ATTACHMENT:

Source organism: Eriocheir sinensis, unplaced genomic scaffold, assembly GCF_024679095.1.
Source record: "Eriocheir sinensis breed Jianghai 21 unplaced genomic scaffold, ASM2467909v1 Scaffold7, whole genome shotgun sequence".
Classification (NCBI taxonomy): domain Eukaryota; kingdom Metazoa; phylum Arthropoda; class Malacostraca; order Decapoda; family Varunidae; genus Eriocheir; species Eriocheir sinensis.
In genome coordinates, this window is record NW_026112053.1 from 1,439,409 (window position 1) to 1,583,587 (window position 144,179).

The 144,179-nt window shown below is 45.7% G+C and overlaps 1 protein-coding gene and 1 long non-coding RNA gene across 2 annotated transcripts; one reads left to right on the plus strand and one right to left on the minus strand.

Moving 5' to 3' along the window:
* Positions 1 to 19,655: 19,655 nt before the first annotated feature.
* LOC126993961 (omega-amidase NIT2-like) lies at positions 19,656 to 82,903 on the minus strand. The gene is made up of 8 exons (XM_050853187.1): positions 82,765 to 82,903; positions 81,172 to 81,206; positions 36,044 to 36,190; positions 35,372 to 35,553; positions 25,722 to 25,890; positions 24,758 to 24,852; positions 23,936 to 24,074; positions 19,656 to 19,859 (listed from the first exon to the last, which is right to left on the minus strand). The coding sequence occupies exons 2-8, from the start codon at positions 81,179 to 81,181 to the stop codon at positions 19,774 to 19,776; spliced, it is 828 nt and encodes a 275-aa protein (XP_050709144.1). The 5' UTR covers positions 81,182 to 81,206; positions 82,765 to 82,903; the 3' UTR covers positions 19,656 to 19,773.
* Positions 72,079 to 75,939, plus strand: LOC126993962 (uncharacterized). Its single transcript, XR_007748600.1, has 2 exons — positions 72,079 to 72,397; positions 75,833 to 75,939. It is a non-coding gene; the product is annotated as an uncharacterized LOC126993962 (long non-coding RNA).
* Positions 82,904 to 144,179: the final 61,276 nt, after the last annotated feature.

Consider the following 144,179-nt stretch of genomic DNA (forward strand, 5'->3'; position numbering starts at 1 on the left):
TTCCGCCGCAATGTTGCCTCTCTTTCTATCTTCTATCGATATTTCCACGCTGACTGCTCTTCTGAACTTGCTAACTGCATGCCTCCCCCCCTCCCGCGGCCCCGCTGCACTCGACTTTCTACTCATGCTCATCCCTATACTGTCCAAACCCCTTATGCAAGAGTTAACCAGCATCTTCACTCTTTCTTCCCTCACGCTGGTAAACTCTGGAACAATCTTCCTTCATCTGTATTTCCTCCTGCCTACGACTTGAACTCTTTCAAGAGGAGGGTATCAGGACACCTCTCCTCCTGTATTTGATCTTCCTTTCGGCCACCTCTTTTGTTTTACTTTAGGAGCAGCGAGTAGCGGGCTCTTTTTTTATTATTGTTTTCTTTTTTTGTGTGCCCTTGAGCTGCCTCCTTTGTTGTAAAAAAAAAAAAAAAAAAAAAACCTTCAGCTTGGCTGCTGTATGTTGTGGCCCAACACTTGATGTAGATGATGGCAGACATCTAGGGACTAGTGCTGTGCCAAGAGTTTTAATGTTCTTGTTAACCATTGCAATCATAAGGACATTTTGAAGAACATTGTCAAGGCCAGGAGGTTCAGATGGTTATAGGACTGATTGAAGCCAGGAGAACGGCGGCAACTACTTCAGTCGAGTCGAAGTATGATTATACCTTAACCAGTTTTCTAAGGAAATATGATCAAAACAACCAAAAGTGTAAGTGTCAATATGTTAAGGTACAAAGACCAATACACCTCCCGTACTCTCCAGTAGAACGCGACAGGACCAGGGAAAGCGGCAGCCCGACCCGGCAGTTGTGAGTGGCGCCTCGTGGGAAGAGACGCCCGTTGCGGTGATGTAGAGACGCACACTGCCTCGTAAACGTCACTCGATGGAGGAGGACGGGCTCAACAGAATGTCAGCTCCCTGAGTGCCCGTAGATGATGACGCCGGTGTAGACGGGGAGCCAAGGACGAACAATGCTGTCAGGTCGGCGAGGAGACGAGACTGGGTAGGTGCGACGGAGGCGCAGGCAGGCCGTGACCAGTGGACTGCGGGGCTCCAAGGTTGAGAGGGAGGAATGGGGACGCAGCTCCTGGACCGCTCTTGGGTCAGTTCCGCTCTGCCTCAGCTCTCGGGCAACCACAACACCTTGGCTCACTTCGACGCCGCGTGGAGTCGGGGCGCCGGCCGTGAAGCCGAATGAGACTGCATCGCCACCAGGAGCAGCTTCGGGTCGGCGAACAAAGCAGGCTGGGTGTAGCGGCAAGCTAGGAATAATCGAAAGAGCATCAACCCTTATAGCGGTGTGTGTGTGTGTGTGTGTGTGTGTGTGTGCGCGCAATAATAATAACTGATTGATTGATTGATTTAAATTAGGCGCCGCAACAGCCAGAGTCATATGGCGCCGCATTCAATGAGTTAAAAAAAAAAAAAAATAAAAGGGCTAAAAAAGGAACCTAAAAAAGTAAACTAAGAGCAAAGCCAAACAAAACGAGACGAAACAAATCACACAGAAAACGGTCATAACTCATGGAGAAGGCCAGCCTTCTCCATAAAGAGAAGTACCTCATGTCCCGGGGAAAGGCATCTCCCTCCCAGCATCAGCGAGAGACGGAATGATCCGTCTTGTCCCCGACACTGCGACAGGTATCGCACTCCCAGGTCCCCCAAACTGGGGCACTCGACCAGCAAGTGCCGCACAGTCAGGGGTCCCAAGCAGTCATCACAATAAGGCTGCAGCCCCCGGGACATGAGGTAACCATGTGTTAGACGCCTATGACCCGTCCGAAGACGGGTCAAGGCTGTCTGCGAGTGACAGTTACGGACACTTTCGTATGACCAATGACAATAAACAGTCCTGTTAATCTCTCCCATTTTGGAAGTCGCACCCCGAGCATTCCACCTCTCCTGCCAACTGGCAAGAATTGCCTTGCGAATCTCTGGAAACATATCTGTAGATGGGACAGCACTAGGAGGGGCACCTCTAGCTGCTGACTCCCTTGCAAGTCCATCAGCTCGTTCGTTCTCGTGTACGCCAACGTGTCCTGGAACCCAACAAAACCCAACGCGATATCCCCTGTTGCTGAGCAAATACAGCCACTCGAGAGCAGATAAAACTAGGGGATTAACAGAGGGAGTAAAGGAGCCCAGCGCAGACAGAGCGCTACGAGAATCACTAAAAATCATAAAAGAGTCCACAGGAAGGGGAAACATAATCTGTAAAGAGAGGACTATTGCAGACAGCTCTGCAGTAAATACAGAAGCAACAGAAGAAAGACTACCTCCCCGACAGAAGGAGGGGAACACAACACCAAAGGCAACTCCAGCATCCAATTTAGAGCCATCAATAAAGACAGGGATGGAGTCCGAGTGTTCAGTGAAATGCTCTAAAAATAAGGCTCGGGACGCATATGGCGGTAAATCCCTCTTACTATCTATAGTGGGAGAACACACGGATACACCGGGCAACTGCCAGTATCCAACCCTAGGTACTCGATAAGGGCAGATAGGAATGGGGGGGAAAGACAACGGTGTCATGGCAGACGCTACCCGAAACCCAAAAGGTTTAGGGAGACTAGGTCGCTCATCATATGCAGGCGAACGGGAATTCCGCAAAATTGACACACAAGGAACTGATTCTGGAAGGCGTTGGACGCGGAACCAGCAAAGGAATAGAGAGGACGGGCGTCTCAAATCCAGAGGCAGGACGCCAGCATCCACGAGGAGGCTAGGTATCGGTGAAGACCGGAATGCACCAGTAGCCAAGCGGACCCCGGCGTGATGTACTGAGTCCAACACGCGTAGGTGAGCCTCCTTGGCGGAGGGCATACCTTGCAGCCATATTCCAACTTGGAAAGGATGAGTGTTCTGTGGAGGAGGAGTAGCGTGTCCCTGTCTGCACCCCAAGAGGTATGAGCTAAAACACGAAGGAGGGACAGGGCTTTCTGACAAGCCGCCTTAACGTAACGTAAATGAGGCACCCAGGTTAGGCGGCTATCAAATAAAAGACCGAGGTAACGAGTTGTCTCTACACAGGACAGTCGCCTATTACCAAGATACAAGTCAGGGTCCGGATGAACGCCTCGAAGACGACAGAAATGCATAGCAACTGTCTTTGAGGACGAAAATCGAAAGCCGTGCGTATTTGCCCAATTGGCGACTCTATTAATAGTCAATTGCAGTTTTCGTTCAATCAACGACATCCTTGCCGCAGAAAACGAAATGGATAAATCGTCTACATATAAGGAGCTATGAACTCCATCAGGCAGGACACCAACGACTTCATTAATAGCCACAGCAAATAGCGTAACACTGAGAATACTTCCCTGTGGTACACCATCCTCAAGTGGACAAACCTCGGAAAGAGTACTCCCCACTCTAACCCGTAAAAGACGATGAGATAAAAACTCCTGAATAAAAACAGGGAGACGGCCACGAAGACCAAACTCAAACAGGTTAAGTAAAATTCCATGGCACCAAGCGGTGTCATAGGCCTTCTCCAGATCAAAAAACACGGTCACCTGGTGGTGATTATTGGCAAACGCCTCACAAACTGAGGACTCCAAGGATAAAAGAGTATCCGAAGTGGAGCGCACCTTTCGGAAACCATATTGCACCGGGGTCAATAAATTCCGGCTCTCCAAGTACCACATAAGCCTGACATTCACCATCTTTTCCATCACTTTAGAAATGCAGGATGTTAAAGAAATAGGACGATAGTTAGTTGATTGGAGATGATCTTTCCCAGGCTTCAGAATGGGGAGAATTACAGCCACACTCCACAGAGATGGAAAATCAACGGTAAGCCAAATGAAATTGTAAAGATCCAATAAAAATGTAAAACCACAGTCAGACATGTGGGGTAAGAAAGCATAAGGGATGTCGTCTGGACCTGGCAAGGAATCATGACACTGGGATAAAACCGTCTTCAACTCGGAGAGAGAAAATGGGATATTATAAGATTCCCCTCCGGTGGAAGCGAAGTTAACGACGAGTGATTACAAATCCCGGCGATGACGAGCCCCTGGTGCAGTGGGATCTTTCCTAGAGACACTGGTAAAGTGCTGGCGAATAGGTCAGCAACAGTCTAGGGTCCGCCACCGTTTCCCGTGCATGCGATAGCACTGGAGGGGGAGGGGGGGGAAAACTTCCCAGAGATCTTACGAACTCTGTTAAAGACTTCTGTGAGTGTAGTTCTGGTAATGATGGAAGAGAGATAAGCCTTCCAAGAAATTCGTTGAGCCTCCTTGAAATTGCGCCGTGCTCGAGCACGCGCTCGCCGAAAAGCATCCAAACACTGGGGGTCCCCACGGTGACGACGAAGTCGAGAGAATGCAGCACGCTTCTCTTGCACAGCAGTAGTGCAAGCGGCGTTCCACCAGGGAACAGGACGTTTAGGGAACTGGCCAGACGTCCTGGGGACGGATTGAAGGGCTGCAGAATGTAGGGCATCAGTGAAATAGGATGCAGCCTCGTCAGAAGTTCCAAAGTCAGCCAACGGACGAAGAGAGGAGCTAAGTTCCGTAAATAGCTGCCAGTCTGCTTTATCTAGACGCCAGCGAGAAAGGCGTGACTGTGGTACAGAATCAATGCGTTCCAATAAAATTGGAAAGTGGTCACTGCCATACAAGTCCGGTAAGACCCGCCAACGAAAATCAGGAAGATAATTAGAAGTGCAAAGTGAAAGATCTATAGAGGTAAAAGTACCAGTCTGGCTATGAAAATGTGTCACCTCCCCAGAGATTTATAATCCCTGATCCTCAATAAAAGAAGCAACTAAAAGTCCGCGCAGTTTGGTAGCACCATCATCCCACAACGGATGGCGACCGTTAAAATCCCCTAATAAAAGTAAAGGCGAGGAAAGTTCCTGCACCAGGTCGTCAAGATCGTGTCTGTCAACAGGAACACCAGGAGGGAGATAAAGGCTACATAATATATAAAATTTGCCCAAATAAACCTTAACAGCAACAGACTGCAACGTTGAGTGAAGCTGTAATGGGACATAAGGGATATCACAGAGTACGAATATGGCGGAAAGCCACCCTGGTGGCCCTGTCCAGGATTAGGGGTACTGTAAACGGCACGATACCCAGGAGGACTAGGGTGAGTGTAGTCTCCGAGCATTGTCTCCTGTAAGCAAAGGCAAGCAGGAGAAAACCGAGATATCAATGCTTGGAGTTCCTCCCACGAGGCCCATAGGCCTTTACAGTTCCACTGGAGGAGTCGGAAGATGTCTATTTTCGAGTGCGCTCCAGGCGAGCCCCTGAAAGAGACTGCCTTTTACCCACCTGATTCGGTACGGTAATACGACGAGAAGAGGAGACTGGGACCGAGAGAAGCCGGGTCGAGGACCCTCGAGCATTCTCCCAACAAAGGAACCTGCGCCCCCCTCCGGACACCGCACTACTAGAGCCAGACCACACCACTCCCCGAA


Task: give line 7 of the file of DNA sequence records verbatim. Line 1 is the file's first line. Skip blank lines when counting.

* Positions 1 to 19,655: 19,655 nt before the first annotated feature.